Paola Antonelli believes that “design is the highest form of creative expression”. Antonelli works for MoMA as a senior art curator in the Department of Architecture and Design. While she doesn’t want to label all design as art, she wants to make it known that design is much more than just “cute chairs” and wants to make it known that there is a movement towards digital appropriations of art.
Antonelli brought fourteen classic video games to the MoMA collection and was criticized heavily, as many naysayers stated that simple children’s games didn’t belong next to the works of Picasso and Van Gogh. Antonelli’s intention was not to qualify video games as art, but rather as a major accomplishment in coding and design. Comparing the two is basically idiotic, as they don’t even belong in the same category. Antonelli’s intention was to put forth interactive designs that can have an emotional effect and video games fit her niche perfectly.
Although, just because it’s a video game doesn’t mean that Antonelli thought it could qualify as good design. She specifically left guns out of the collection, since the negative and violent connotations are very literal when it comes to design—which is very unlike art. Computer games like the Sims, which allow the user to create and maintain a virtual reality, involve high levels of human interaction, personalization, and were very attractive to the curator. Overall, Antonelli wants people to understand that video games are an important part of design and not just a nostalgic form of entertainment.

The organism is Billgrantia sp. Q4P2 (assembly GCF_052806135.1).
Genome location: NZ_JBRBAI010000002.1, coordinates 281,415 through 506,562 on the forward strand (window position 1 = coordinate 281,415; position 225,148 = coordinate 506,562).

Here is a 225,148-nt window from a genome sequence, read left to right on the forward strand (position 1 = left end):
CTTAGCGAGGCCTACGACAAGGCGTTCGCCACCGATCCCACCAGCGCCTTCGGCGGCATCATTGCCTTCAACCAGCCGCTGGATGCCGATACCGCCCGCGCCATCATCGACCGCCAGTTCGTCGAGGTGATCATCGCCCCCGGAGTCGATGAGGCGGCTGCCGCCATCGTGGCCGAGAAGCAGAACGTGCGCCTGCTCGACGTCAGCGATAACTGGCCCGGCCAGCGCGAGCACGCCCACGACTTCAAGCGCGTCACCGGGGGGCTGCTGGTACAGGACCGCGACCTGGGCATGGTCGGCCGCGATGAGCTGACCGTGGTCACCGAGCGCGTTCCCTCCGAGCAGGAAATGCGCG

While Antonelli curates art, Amit Sood found a way to share curations like hers online with the world. Wanting to be able to tour famous museums and see works of art from his home, Sood created “Art Project”, which is essentially an online gallery. He worked in conjunction with famous museums (The Met, MoMA, etc.) in order to provide virtual tours of their spaces and was able to upload copies of their specific artworks.
Some of the online files are 10 billion pixels and grant the user the ability to zoom in on the pieces, which isn’t an option when viewing the paintings in person. The details are exceptional. Brushstrokes and small fissures in the paintings are made visible through Sood’s project and the online space is completely customizable; users can save their favorite paintings and add personal notations to them in an effort to fully experience the artwork. Sood made the project as an equalizer and a way for people from any corner of the earth to be able to experience the museums and interact with these infamous portraits and landscapes.
Both Antonelli and Sood talked heavily on the idea of the move towards digital art and the exceedingly important role of human interaction. While they have vastly different projects under their belts, Antonelli and Sood are opening the eye’s of individuals to design and art all across the world.